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Step-by-step guide: Simple email encryption

An easy, step-by-step way to set up email encryption using the GnuPG standard and public keys.

This tip originally appeared on SearchWindowsSecurity.com, a sister site of SearchCIO-Midmarket.com.

My favorite analogy for showing the inherent insecurity of email goes something like this: Imagine sending someone a postcard written in pencil, which could be intercepted, read or edited by anyone along the way without you ever knowing about it. Email that's transmitted and, for the most part, stored as plain text -- it's not secure in any way, shape or form.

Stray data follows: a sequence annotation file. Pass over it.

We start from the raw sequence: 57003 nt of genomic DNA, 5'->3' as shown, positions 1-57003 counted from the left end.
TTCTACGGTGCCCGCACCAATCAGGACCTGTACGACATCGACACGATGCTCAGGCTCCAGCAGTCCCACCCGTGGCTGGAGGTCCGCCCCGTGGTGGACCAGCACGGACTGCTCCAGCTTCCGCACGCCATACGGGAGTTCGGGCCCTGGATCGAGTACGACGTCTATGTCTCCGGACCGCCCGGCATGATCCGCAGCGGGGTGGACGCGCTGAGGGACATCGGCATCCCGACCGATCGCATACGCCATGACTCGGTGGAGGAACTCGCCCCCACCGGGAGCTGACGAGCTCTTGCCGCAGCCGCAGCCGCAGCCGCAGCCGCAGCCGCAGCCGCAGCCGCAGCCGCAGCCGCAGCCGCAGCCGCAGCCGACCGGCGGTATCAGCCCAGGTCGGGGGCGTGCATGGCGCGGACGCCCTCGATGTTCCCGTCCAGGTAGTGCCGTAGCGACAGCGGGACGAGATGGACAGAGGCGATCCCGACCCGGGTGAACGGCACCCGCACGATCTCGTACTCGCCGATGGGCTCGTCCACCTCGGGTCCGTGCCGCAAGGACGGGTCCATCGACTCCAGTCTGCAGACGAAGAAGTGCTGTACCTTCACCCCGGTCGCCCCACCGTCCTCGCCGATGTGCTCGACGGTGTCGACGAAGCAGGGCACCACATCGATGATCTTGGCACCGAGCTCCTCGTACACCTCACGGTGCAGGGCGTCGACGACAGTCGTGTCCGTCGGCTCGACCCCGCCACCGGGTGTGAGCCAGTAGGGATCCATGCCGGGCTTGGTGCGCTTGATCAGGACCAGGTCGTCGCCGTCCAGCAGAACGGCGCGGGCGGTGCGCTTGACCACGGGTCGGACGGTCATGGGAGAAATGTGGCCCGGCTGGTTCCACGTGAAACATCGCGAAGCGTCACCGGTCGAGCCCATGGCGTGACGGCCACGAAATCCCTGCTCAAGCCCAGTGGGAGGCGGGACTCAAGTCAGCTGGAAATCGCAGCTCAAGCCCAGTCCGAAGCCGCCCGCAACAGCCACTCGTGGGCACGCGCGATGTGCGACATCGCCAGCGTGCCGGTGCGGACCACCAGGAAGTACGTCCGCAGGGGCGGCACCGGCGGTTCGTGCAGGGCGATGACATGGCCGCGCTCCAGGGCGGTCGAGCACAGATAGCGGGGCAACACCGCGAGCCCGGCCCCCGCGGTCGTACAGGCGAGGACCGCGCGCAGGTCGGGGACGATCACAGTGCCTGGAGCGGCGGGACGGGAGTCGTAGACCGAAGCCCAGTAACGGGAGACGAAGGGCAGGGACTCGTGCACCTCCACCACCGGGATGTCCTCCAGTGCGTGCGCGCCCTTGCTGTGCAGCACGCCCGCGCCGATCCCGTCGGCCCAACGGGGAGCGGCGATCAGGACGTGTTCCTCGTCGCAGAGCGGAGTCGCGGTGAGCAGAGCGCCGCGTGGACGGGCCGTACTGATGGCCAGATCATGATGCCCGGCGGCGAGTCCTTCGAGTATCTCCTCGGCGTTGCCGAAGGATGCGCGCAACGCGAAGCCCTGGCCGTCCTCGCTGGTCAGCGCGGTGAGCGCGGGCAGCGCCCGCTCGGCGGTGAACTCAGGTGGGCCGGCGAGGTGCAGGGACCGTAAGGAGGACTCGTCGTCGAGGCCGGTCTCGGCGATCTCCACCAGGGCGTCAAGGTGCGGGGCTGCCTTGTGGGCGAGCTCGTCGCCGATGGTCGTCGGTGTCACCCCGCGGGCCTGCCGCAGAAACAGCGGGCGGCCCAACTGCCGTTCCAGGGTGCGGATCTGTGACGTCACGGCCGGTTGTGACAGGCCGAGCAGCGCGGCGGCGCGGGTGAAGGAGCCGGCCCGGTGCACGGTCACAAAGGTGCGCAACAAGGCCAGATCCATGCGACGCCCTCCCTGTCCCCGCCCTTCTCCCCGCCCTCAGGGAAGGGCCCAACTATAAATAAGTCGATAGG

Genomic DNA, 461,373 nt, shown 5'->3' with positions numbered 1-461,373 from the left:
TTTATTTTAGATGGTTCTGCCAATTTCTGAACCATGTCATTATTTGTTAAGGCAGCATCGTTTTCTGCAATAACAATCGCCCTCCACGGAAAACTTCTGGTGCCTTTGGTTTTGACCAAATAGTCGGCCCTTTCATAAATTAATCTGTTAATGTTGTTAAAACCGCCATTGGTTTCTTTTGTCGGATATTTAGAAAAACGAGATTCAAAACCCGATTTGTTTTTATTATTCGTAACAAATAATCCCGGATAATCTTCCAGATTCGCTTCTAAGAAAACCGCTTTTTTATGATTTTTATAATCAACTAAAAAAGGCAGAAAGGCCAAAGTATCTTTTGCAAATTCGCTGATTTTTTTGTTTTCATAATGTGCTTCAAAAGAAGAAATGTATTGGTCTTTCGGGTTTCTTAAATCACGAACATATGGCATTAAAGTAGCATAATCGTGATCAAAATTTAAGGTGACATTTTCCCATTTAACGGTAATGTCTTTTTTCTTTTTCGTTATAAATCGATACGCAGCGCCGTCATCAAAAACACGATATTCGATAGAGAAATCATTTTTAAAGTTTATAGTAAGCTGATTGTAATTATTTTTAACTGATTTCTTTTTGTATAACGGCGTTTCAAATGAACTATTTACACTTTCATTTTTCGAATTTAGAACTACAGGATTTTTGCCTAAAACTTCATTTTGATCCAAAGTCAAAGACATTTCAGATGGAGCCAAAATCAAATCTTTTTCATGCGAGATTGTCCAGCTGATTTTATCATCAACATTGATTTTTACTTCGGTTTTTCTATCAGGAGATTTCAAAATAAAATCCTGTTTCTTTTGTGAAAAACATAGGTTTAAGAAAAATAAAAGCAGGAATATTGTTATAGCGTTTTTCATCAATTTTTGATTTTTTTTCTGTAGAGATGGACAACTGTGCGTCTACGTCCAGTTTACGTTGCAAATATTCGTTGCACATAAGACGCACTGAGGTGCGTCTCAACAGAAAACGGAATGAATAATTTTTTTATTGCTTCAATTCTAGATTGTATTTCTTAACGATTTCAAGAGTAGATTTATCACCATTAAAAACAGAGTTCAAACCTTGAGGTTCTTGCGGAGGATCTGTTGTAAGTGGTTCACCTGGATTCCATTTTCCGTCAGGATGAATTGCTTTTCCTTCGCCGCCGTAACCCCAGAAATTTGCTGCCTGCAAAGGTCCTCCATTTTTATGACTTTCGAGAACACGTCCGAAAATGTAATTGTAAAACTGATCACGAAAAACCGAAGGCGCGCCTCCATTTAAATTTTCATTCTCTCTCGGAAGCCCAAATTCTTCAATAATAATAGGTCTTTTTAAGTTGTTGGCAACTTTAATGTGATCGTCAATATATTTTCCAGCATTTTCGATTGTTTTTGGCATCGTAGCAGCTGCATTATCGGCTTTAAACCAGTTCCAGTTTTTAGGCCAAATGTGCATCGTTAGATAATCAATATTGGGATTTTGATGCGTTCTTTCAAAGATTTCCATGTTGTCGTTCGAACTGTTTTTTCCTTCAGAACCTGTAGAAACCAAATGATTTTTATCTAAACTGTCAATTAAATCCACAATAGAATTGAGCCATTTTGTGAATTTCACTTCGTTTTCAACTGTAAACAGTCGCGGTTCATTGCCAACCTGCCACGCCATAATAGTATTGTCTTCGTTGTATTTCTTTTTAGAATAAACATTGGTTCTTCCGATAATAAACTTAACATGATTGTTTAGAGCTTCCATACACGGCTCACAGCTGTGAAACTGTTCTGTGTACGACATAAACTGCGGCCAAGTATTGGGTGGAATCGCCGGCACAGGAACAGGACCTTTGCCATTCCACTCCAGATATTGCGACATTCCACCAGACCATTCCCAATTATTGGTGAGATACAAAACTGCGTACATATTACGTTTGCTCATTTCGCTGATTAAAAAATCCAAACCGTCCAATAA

Security has become the issue in IT, and while securing email traffic is only one of many such things you could do in the name of security, it's one that's often overlooked. If you're nervous about your mail's security and want to make sure that is read by its intended targets and absolutely no one else, you need to take steps to protect it with encryption.


Simple email encryption

 Home: Introduction
 Step 1: Outlook's S/MIME
 Step 2: Public keypairs
 Step 3: GnuPG and WinPT: Setup
 Step 4: Encrypting email in WinPT
 Step 5: Verifying signed email in WinPT
 Step 6: Extras: Symmetric encryption and hotkey commands

ABOUT THE AUTHOR:
Serdar Yegulalp is editor of the Windows Power Users Newsletter. Check it out for the latest advice and musings on the world of Windows network administrators -- and please share your thoughts as well!
This was last published in November 2005

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